If we’re reading a recent spate of polls correctly, many Americans are just like her: Full of idealism and noble beliefs as long as they don’t conflict with convenience and comfort.

A New York Times/CBS News poll released last week reported that 9 in 10 Americans think U.S. energy policy needs either to be rebuilt entirely or to undergo fundamental changes. The same 9 in 10 are at least somewhat concerned that the country depends too much on foreign oil.

But only 45 percent said they’d go along with an increased tax on gasoline to support the development of alternative sources of power. Fifty-one percent said nothing doing.

Meanwhile, the Pew Research Center and Smithsonian magazine released a poll that asked Americans what they thought life in the year 2050 would look like. Nearly three-quarters of the respondents said they thought it was likely that “most of our energy will come from sources other than coal, oil and gas.”

Back at the New York Times/CBS Poll, 59 percent of Americans said it was at least “somewhat likely” that sometime in the next 25 years, the United States would develop an alternative to oil as a major energy source. Americans are counting on science to bail them out.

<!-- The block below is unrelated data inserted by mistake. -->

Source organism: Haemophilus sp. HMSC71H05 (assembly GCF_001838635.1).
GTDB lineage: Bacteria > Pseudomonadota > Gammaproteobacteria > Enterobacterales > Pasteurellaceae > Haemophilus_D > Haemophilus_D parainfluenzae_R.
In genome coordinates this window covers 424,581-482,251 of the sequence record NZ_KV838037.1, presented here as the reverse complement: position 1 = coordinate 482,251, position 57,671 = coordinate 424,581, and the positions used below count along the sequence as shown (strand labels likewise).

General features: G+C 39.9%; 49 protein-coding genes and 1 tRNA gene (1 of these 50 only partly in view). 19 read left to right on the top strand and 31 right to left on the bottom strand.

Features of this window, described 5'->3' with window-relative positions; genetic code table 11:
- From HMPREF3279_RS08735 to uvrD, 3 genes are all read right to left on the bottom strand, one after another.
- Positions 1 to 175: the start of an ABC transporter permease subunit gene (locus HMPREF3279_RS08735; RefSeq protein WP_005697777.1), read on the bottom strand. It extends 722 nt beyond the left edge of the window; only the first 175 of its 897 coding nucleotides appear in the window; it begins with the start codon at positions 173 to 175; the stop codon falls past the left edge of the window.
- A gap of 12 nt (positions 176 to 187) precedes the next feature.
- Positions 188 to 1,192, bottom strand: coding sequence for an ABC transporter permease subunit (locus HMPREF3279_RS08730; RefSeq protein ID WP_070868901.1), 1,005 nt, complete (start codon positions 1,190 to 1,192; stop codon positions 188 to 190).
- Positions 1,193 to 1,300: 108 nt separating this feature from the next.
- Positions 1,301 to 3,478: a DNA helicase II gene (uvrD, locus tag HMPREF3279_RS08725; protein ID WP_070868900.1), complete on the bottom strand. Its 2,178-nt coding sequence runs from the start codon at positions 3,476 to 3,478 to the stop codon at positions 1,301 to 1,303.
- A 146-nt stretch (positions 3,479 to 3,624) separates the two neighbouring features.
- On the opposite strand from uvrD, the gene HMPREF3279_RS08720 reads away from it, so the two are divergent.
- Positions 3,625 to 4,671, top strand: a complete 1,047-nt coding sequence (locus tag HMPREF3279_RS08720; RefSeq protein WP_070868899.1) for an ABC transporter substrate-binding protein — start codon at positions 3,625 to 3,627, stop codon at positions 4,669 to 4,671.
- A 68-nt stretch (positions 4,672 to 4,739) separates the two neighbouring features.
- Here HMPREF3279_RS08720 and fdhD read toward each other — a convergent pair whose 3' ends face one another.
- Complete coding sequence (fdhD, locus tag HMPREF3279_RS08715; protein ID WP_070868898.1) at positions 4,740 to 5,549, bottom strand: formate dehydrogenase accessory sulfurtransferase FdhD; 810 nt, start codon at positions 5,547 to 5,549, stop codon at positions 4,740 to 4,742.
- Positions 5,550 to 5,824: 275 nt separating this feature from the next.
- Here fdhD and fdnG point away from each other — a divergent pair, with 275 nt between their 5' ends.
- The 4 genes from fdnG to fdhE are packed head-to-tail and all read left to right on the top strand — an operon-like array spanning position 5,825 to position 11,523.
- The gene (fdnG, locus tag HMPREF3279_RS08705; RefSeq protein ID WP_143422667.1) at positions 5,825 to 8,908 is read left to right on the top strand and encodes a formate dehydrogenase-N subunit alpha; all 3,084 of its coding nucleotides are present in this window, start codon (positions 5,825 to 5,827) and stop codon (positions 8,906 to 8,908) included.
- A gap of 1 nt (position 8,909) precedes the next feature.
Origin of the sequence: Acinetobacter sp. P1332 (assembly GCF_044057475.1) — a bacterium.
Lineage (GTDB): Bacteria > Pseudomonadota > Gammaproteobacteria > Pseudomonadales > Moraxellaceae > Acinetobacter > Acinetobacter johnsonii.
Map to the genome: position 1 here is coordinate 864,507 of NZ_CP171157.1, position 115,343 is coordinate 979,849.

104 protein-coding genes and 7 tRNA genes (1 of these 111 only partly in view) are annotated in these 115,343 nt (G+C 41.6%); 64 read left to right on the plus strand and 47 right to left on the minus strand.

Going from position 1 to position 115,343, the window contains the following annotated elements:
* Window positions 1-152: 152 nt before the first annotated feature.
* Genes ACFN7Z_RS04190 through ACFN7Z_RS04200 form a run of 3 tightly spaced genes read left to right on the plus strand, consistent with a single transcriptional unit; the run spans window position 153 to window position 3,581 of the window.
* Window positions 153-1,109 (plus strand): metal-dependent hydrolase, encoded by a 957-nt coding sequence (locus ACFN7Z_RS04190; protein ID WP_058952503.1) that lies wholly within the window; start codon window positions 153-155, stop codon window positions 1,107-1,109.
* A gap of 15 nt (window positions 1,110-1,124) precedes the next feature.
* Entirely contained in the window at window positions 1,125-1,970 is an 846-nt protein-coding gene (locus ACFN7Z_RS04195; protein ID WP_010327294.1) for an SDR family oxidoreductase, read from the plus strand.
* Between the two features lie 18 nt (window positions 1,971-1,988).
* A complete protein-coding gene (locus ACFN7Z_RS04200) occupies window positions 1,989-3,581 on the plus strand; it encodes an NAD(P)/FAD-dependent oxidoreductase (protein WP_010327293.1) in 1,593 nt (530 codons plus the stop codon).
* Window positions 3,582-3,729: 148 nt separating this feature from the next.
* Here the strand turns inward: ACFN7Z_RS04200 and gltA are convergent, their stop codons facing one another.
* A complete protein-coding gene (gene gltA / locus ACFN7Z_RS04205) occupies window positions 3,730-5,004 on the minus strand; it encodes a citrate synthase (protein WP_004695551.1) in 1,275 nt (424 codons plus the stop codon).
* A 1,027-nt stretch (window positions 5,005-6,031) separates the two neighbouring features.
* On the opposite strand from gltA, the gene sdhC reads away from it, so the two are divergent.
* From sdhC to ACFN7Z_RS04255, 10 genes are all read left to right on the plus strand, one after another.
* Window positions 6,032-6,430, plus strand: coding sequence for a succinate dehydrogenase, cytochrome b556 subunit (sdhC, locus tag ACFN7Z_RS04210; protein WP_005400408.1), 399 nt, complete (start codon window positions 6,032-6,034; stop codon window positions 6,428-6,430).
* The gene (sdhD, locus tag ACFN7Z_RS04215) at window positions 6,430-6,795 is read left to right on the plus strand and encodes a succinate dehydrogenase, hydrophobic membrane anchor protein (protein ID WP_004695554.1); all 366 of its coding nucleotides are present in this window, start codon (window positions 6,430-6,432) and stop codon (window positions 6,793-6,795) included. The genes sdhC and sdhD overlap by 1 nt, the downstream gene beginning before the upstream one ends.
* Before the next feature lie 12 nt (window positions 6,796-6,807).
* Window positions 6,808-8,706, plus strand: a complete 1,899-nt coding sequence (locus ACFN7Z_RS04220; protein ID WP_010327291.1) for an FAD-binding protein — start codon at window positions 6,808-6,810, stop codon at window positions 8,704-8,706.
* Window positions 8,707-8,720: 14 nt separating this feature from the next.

But some scientists are warning not to count on it. Green energy, it seems, is not remotely “scalable” to the world’s energy demands. As the consumers of 25 percent of the world’s energy, this will be a problem for the 5 percent of the world’s people who live in the United States.

Life 40 years hence may be far less comfortable and convenient than it has been for the past 40 years. If the world is, in fact, on the downward slope of peak oil, and burning fossil fuels is causing the climate to warm to problematic levels and scientists don’t bail us out, then what?

We’re left to hope that the very scientists on whom we’re counting for cheap energy are wrong about global warming. The Pew/Smithsonian survey found that two-thirds of those surveyed think the world will get warmer by 2050; 30 percent said this definitely or probably wouldn’t occur.